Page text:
are known for their left twist (Rinker, 2004:128). The second is the number of grooves that are cut into the barrel—normally at a depth of 0.004–0.006 inch—to create the rifling, and, correspondingly, the number of raised lands between those grooves. Historically, “no standard was established and makers used, normally, six, seven, or eight grooves”; this remains the usual range, although firearms have been fielded with as few as 2 and as many as 24 grooves (Rinker, 2004:130, 131).

Barrels also vary in the degree of twist in the rifling, which affects how much rotation is put on bullets as they pass through the barrel and exit. Rinker (2004:127) observes that “few people agree on what is the proper twist. Some people want an over stabilized bullet from a fast twist. They claim best accuracy at all ranges. Other shooters believe a fast twist builds pressure and heat and they want a slow twist for minimum stability, and they have claims to back their theory.”

Some firearms differ from conventional rifling with square-edged grooves, using polygonal rifling instead. “Polygonal rifling has no sharp edges,” and instead the raised lands in the barrel have a smooth, “rounded profile which can be difficult to discern when looking down the barrel. This type of rifling is almost exclusively manufactured using the hammer or swage process” (Heard, 1997:123).

Chamber, Breech Face, and Firing Pin

The rear section (away from the muzzle) of the barrel bore is known as the chamber; it is designed and sized to fit a specific caliber of cartridge (see Section 2–A.2). The part of the firearm against which a cartridge sits when it is placed in the chamber is the breech, and the whole assembly may be referred to as the breechblock or breech bolt.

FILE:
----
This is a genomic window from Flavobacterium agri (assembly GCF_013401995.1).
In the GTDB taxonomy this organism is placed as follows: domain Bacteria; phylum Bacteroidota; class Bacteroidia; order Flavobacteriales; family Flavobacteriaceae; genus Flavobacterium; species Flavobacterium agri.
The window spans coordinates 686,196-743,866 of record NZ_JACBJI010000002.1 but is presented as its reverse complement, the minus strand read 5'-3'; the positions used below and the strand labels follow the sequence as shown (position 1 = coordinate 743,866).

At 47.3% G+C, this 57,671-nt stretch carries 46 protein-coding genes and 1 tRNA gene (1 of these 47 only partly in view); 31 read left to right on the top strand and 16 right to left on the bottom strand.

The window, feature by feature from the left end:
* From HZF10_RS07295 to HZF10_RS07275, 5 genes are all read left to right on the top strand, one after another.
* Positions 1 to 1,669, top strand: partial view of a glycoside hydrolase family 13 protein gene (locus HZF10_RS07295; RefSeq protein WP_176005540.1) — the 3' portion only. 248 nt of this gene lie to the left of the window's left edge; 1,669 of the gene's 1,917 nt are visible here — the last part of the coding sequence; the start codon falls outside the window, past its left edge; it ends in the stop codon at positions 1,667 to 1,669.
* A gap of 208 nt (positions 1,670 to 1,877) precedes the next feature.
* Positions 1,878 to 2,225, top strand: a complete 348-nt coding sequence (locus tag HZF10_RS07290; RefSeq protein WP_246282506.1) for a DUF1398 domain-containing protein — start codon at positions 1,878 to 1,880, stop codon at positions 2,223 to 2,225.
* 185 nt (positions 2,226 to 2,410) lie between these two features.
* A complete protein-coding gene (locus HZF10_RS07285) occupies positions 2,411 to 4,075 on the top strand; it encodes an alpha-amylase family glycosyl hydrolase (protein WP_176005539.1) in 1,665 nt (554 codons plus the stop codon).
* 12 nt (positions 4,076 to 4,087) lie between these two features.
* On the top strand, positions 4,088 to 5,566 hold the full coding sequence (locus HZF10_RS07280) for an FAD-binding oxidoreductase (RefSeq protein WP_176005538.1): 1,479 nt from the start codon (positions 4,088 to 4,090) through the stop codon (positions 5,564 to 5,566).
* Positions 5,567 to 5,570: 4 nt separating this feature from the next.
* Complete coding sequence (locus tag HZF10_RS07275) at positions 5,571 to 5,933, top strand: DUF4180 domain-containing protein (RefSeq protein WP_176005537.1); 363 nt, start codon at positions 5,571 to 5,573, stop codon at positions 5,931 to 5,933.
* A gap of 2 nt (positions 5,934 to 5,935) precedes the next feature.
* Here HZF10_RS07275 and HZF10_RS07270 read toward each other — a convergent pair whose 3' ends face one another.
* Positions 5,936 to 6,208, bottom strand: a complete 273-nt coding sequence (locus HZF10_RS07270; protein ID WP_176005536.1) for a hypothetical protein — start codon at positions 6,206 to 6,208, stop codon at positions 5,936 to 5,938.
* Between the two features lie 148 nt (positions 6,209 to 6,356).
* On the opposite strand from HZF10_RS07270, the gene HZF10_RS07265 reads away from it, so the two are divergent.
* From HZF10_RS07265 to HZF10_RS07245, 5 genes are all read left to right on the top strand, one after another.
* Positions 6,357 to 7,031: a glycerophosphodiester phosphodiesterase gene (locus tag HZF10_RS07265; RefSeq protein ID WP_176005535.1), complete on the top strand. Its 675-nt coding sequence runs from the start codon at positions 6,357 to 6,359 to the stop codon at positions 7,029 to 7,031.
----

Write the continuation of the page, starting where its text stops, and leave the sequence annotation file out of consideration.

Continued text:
The specific surface of the breech that makes contact with the base of the cartridge is the breech face; Figure 2-1 depicts the breech faces of two firearms. The exact steps used to form the breech assembly can vary by manufacturer, and the breech face may vary in terms of the amount of filing or polishing done on it and whether any paint or other materials is applied to it. Basic filing can create gross striation marks in linear arrangements; in others, a rotary milling operation may be applied to the breech face surface, creating a pattern of concentric circles (American Institute of Applied Science, 1982:77). These steps are crucial to the theory of firearms identification as it is random imperfections created in these machining and filing processes that is said to make the surface (and the negative impressions of said surface, left on fired cartridge casings) unique.

A hole drilled through the breech assembly holds the firing pin, a very hard steel rod that can be forced to protrude from the breech to strike the primer of a cartridge seated in the chamber. While most firing pins have a



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